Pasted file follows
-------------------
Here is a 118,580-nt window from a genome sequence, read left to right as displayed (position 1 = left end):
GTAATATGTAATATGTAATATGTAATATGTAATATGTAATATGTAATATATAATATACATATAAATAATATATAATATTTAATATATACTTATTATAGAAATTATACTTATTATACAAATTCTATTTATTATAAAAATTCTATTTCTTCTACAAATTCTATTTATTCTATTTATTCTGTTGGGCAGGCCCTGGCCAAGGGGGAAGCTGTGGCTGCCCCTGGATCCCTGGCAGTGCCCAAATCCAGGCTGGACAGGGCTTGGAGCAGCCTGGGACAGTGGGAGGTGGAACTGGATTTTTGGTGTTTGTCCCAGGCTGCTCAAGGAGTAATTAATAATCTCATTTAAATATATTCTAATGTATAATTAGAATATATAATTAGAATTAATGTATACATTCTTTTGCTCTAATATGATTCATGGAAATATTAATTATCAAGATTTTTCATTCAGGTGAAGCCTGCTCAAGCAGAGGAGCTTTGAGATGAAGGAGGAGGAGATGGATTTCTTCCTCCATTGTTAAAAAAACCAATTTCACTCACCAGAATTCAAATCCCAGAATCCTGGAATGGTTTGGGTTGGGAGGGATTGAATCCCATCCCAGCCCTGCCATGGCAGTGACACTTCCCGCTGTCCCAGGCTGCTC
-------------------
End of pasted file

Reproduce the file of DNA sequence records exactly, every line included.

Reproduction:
Here is a 118,580-nt window from a genome sequence, read left to right as displayed (position 1 = left end):
GTAATATGTAATATGTAATATGTAATATGTAATATGTAATATGTAATATATAATATACATATAAATAATATATAATATTTAATATATACTTATTATAGAAATTATACTTATTATACAAATTCTATTTATTATAAAAATTCTATTTCTTCTACAAATTCTATTTATTCTATTTATTCTGTTGGGCAGGCCCTGGCCAAGGGGGAAGCTGTGGCTGCCCCTGGATCCCTGGCAGTGCCCAAATCCAGGCTGGACAGGGCTTGGAGCAGCCTGGGACAGTGGGAGGTGGAACTGGATTTTTGGTGTTTGTCCCAGGCTGCTCAAGGAGTAATTAATAATCTCATTTAAATATATTCTAATGTATAATTAGAATATATAATTAGAATTAATGTATACATTCTTTTGCTCTAATATGATTCATGGAAATATTAATTATCAAGATTTTTCATTCAGGTGAAGCCTGCTCAAGCAGAGGAGCTTTGAGATGAAGGAGGAGGAGATGGATTTCTTCCTCCATTGTTAAAAAAACCAATTTCACTCACCAGAATTCAAATCCCAGAATCCTGGAATGGTTTGGGTTGGGAGGGATTGAATCCCATCCCAGCCCTGCCATGGCAGTGACACTTCCCGCTGTCCCAGGCTGCTC